Missing MH370: Families in India wait in anguish

Missing MH370: Families in India wait in anguish

NEW DELHI - Anxious relatives from India, Australia and other countries are among those waiting for news on their loved ones, as the search for the missing Malaysia Airlines jet continues.

Five Indian passengers, four Australians and one Canadian-Indian were among the 239 passengers on the ill-fated MH370 Boeing 777 jet from Kuala Lumpur to Beijing which went missing mid-flight over the waters of the South China Sea last Saturday.

In the city of Pune, Mr Prahlad Shirsath, who returned on Thursday from Kuala Lumpur, has been scouring television news and the Internet for any news of the missing plane. His wife Kranti, 44, a former chemistry professor, had been on her way to visit him in North Korea. He last talked to her at the Kuala Lumpur airport.

"She was walking towards the gate and said 'everything is okay... I will see you'," said Mr Shirsath, who works for a non-profit group in North Korea.

He decided to come home to be with his two schoolgoing sons.

"A plane just can't vanish into thin air. I don't know what is happening but we can't just lose hope," said Mr Shirsath. At this point, said his brother Satish Shirsath, it was preferable to think the plane had been hijacked.

"We frequently feel she will come because there are so many theories. We hear satellite has located something, then Malaysia denies it. So it feels that the plane hasn't fallen into the sea and there are so many countries looking. Maybe it has been hijacked."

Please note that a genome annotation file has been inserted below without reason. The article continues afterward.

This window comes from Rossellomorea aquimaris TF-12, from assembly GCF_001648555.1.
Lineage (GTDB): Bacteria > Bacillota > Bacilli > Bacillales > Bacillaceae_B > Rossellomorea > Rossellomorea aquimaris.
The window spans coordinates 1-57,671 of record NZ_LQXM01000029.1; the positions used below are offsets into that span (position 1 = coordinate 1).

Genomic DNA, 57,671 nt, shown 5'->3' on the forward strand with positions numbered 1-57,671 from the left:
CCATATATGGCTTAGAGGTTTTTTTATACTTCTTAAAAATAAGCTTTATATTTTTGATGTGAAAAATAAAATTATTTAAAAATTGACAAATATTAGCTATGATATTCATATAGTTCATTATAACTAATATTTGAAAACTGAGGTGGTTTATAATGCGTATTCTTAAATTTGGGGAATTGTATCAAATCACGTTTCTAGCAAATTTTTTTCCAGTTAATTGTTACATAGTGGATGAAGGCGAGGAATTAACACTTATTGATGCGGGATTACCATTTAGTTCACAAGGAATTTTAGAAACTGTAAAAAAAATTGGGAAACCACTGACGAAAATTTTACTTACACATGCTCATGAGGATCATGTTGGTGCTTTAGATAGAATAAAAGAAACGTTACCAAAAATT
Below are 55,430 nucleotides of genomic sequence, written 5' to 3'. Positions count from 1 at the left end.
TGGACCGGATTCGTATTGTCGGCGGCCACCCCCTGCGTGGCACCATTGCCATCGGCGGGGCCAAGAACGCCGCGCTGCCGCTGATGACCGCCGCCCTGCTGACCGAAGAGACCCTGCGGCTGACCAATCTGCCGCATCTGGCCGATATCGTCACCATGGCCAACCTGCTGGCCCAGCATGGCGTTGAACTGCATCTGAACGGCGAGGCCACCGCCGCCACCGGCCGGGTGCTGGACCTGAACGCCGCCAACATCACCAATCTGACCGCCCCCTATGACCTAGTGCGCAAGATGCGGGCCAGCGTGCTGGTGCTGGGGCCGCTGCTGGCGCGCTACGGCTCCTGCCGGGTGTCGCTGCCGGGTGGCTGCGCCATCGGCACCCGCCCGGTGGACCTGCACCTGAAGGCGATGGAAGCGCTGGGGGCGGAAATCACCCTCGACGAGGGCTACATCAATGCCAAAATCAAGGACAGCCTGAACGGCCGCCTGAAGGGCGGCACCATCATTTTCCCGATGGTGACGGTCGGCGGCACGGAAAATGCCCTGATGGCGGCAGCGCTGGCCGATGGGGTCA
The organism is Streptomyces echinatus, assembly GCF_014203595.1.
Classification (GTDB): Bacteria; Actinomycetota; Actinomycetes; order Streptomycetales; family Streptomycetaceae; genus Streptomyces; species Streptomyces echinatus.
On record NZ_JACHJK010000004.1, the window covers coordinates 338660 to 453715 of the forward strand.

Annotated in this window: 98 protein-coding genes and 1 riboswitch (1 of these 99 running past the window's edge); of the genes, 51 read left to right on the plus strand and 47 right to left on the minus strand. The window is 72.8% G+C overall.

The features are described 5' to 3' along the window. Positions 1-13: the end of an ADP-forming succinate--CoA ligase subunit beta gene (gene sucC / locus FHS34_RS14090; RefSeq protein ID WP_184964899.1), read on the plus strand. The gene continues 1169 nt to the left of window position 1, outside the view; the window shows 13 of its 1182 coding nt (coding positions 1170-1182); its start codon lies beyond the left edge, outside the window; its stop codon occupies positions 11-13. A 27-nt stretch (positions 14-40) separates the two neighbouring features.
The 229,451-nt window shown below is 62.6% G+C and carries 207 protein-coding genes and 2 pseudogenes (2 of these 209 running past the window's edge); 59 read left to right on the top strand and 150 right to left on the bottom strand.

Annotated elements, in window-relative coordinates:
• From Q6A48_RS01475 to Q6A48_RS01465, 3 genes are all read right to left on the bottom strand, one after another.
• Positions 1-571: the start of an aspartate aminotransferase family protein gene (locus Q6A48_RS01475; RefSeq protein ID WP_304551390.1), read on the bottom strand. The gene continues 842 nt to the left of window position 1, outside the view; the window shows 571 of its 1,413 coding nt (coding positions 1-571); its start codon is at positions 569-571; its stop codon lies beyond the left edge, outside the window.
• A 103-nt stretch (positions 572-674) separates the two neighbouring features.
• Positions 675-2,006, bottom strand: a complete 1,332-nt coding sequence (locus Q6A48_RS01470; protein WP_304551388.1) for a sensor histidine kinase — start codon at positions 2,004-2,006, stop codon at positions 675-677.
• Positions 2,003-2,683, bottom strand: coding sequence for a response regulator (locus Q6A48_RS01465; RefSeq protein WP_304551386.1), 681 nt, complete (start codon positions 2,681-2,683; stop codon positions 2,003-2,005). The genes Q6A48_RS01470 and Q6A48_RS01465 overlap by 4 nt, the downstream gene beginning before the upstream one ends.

While a handful of relatives from India have flown to Malaysia, most have stayed in India to be with family and friends.

At least one Indian family feels there should be more support from the Indian government.

"I was asking myself, where is my government? Here, where I am, there has been no contact to answer questions like should I go (to Kuala Lumpur) or what kind of eventuality I should prepare myself for," said Mr K. S. Narendran, whose 55-year-old wife Chandrika Sharma was on the plane. He also felt India should have joined the search efforts much earlier.

India decided on Thursday to send three Indian naval ships and four aircraft to help in the search.

For now, Mr Narendran, who has been contacted by the Indian High Commission in Malaysia, said he and those with family on the ill-fated flight have no option but to wait, even as normal life screeches to a halt.

His wife, who worked with the non-profit International Collective in Support of Fish Workers, was on her way to Mongolia for a conference. He said he still held out hope of a "happy ending".

In Kolkata, the family of Mr Muktesh Mukherjee, 42, is not just waiting for news of the plane but are worried about their two children, aged two and nine, who are in Beijing.

Mr Mukherjee, a Canadian of Indian origin and vice-president of China operations with US-based Xcoal Energy and Resources, was on the flight with his wife Xiaomo Bai.

His uncle, retired Supreme Court judge M. K. Mukherjee said the immediate worry was also to take care of the two children.


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